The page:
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Husky Football Blog

The latest news and analysis on the Montlake Dawgs.

October 3, 2007 at 12:06 PM

About those penalties

With no UW game for another 10 days, I’m still intrigued by what happened last Saturday and the seeming disparity of the views of the two coaches on what took place.
Maybe it’s only to be expected that UW coach Tyrone Willingham would say that it was the Huskies’ aggressive play that caused so many USC mistakes. And that Pete Carroll would basically say the opposite, that the Trojans did it all to themselves.
Don’t know if I can come to any real way to end that debate. But listening to the coaches talk the past couple days made me decide to re-exmaine the penalties from the other day to see if that would shed any light on things.
For starters, USC was whistled for 16 penalties for 161 yards. Five of those penalties resulted in UW first downs — the Huskies also had five first downs rushing and five passing for a total of 15. USC had 20 first downs for the game, one via penalty, 11 passing and eight rushing.
Of USC’s penalties, here’s the breakdown:
False start — 5
Personal foul — 4.
Holding — 3
Pass interference — 2
Offsides — 1
Kick catching interference — 1
USC was whistled for three penalties — two personal fouls and an offsides — on UW’s first drive, which accounted for 25 of UW’s 67 yards on the drive (the Huskies also had one penalty on the drive offseting five of the yards). UW ran 10 plays on the drive for 42 yards if you take out the penalties.
Also of note is how penalties affected USC’s drives. The Trojans punted five times in the game. It can be argued that penalties killed two of those drives — the second drive of the game when two straight false starts turned second-and-10 into second-and-20 from the 10-yard line and the Trojans went conservative; and another in the fourth quarter when USC was called for two more false starts within three plays.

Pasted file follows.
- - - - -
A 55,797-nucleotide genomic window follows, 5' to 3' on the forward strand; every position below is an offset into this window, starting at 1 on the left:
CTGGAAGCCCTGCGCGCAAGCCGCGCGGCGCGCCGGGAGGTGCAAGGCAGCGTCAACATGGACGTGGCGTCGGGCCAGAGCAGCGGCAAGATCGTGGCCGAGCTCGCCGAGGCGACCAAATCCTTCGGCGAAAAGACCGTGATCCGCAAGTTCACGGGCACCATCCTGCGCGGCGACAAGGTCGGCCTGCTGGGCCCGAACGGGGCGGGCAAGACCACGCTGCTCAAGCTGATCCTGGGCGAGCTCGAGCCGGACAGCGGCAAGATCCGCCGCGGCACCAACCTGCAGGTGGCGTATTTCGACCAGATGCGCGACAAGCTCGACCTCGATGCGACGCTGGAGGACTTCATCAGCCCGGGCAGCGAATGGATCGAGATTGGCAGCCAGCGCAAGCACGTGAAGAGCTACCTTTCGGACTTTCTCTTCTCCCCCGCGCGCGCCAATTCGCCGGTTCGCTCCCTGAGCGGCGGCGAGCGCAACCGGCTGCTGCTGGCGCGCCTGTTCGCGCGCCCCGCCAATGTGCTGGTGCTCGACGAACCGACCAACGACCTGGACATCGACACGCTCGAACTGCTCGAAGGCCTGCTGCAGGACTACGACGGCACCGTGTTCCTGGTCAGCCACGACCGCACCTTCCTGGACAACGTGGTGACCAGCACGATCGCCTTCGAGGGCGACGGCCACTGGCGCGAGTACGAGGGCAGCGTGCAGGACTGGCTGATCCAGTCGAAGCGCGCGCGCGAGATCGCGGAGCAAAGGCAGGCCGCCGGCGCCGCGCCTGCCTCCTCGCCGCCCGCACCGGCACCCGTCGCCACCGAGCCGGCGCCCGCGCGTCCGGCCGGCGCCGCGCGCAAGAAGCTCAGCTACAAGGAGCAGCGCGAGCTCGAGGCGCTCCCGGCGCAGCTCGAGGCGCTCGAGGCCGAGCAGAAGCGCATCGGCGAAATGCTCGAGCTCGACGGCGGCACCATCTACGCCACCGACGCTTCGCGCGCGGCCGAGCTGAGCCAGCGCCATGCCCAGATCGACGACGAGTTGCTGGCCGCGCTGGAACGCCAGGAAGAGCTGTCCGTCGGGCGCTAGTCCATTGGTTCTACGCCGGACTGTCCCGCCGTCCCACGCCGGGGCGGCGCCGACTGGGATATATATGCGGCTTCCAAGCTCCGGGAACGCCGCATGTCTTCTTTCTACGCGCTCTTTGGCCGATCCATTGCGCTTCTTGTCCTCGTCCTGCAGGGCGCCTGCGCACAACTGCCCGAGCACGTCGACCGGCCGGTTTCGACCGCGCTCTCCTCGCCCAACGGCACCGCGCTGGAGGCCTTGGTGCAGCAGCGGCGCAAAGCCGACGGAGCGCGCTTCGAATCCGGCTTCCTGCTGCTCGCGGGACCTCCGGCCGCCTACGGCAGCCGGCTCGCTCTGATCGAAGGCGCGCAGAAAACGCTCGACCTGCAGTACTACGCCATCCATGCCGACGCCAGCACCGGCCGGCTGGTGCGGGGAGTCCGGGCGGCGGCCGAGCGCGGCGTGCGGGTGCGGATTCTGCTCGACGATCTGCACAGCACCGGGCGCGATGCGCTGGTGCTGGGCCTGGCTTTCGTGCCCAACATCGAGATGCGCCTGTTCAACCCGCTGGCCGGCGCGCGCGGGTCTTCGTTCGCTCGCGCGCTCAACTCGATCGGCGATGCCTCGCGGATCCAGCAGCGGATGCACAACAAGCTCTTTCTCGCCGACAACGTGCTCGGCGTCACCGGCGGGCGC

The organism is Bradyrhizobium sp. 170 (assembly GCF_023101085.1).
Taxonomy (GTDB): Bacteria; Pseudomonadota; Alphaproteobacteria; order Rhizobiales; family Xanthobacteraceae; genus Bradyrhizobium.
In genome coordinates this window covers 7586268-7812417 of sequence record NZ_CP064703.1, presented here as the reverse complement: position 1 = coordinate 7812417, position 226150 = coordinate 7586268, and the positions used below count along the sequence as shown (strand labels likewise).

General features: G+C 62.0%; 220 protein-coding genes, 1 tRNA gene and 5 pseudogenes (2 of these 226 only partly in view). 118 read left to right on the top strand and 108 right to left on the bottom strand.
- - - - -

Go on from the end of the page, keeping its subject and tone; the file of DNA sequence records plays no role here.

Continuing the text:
So you can see why Carroll might say it was simply the Trojans doing it to themselves, especially since he’s kind of seen this happen before. Even before Saturday’s game USC had had some issues, getting whistled 10 times for 102 yards at Nebraska. So maybe Carroll has some issues there with how his team handles being on the road (USC was called for 11 penalties combined in its two home games).
Willingham, though, argues that many of those penalties were due to UW’s speed on the edges forcing holding calls, or the crowd forcing some of those false starts, and the stats bear out that the Huskies have been better at avoiding penalties this year than their opponents.
In fact, no team in the Pac-10 has seen its opponents whistled for more penalties for more yards (52 for 437). Amazingly enough, that’s twice as many penalties as opponents of USC have been called for this year, though in one fewer game (26 in four games).
The Huskies also lead the conference in fewest penalty yards per game (46.8) committing just 32 penalties for 234 yards. The Huskies, however, were called for a season-high nine for 64 yards against the Trojans, so maybe that was just a particularly flag-happy crew.
Arizona State, no stunner there, leads the Pac-10 in penalty yards with 363 with USC next at 349.
Ultimately, I guess, the numbers show that it shouldn’t have been much of a surprise that USC was called for a lot more penalties than UW was Saturday. But as with everything else about their game, the Huskies have to figure out how to begin turning that into wins.

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